• Document. Spell important issues out in painful detail. This is the pitfall feed back to use to avoid problems and the successes you must actively try to recreate in your future projects.
  • Share. Broadcast what you learn so others uninvolved can learn by proxy.
  • Support. This is the most important step, it is where the rubber meets the road. If you learned that some of your basic process is misinformed, you need support from other teams and management. If you can't get support for change, you will have to become super creative or you will be doomed to repetition. In my experience, this is where organizations fail to learn the most. We make mistakes, identify, document, share and then fail to get actionable support. Lots of lip service for change but not real change. So we lather, rinse and repeat while frustrations across the organization mount.
I've found that there are ancillary actions that help organizations avoid serious failures as well. First, retain your employees. Employee turn over will condemn the organization to repeat mistakes. I'm not suggesting you retain everyone, just the people that matter. From where I am sitting, I don't know who that is in your company but you do. Second, protect historical knowledge through documentation. I don't mean 100 page MS-Word documents, I have yet to see that work. Tailor something to work for your organization. I have always found faq-o-matics and wiki's encourage frequent updates and collect useful data. Finally, cross-pollinate by mixing up your team members between projects. This allows people with recent knowledge to seed new teams and supports the idea of sharing project learning.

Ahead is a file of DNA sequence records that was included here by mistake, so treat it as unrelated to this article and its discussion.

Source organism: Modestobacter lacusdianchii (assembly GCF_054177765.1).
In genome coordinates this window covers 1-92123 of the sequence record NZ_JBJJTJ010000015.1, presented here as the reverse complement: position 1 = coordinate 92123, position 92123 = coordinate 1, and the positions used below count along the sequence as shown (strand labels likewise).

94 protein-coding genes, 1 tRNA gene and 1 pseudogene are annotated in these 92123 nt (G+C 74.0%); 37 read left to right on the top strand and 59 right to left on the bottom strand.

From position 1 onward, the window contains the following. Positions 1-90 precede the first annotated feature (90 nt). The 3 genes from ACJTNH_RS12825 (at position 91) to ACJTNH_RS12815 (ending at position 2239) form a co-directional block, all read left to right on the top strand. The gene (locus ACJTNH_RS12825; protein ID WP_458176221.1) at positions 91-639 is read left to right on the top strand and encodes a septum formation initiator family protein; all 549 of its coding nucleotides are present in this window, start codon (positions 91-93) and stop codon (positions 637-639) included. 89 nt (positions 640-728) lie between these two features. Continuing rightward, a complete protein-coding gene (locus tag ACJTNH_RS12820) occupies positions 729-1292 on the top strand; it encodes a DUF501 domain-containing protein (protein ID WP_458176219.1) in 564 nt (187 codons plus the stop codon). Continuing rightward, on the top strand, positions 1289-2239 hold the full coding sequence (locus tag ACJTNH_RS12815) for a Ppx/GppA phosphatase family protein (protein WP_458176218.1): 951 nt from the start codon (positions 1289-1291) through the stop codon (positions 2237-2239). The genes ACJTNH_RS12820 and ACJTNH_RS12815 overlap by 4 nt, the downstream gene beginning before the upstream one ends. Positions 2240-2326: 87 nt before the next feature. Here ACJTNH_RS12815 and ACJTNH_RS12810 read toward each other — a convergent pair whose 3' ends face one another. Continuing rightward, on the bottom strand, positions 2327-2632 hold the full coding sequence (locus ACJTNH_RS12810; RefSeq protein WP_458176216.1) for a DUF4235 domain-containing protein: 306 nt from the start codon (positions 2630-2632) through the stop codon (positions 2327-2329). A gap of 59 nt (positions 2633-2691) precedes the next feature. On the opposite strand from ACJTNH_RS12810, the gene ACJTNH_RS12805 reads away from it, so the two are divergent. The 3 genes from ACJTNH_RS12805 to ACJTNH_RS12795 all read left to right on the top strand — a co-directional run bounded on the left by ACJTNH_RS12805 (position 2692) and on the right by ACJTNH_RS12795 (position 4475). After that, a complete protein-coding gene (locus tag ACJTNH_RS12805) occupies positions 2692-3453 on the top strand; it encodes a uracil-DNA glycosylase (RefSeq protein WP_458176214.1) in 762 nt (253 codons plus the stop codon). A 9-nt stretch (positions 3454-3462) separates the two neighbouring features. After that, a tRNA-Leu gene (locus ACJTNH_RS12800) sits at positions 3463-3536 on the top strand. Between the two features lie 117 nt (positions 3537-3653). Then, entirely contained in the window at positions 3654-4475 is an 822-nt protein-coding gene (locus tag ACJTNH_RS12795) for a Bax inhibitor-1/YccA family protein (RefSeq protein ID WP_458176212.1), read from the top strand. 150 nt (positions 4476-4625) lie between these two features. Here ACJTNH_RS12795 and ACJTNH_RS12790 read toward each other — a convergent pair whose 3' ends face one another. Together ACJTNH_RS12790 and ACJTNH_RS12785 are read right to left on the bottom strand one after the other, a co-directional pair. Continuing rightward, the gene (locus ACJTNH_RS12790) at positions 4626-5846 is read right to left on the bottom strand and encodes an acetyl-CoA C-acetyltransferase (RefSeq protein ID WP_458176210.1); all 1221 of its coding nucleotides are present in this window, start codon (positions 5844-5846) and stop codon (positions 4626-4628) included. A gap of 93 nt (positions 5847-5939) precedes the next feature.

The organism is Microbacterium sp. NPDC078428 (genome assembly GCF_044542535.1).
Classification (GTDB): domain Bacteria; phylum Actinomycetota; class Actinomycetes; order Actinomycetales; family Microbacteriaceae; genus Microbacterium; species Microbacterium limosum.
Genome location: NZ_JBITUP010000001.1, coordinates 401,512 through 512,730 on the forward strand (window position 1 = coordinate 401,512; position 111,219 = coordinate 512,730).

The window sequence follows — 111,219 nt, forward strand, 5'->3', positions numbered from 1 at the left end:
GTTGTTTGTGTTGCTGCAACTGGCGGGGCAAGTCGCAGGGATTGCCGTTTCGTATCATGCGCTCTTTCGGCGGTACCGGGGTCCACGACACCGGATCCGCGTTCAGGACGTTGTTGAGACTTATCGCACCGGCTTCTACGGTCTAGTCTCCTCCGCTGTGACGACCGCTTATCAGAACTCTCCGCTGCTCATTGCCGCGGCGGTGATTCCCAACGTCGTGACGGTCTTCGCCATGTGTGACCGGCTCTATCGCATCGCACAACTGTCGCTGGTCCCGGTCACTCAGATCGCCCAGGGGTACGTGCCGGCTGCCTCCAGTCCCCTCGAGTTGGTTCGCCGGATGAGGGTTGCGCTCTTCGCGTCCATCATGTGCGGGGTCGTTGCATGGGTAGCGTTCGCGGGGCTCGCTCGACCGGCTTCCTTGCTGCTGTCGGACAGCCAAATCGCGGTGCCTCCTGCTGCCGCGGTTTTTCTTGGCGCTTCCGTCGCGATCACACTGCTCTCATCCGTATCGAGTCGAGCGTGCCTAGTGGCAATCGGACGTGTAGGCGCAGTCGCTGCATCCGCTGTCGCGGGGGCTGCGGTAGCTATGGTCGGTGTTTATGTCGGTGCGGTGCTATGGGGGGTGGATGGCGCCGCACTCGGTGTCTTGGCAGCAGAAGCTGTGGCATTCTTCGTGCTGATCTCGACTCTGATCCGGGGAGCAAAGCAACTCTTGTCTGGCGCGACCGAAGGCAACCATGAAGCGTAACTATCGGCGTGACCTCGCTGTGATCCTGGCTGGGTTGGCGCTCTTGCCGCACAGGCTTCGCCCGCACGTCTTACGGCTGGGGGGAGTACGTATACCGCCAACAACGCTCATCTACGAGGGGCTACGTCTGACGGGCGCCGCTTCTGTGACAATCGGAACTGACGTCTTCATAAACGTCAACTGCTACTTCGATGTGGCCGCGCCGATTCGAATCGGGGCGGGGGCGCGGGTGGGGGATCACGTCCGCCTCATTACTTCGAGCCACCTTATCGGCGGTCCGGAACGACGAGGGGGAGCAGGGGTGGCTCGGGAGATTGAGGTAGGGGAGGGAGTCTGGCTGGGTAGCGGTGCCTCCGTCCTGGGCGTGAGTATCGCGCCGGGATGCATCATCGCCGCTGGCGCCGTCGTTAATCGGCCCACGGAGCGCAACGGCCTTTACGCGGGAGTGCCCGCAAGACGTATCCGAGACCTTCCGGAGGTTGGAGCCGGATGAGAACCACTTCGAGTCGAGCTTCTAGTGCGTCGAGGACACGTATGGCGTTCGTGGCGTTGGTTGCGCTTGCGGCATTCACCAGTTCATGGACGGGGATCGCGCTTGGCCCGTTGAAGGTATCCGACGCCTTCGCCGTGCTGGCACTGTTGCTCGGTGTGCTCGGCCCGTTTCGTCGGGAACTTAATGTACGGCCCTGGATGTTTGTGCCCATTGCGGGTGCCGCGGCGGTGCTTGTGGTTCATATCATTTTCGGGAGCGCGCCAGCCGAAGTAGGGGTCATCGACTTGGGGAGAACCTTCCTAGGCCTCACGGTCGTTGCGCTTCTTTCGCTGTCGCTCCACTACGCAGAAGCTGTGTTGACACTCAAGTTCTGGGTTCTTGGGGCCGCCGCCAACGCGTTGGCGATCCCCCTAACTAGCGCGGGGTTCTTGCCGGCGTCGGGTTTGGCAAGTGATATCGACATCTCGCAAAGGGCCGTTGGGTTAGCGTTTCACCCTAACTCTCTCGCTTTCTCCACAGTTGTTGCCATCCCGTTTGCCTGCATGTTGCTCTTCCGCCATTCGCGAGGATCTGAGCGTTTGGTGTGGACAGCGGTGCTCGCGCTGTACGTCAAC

Friday, February 8, 2008

Failure, fear and trust

Some say failure is good. I disagree, I hate failure. Failure is depressing and demoralizing. Even though I don't believe failure is good, I believe failure can be healthy but only if learning occurs from it. Failure without learning is useless. Repeating failures is insane.

Lack of failure is an indicator of risk avoidance, people not willing to reach for something more, unable to innovate. Executive rhetoric frequently espouse the virtue and acceptance of failure but even when people believe in the virtues of failure, organizations fear and avoid it. The reason for fear of failure is simple: trust

Organizations lacking trust will be mundane and develop a host of problems. Trust isn't bought, it isn't negotiated and it isn't forced out of people. Trust is hard earned currency and can be spent through disagreement or lost by subversive or contradictory behavior and lack of transparency.

Leaders embody trust by being reliable, consistent, competent, available, honest, loyal, open and supportive of individuals in their organizations. Productivity and job satisfaction can be high even in the face of other organizational problems such as low pay or overall company stability. Organizations that have trusted leadership can do amazing, innovative work.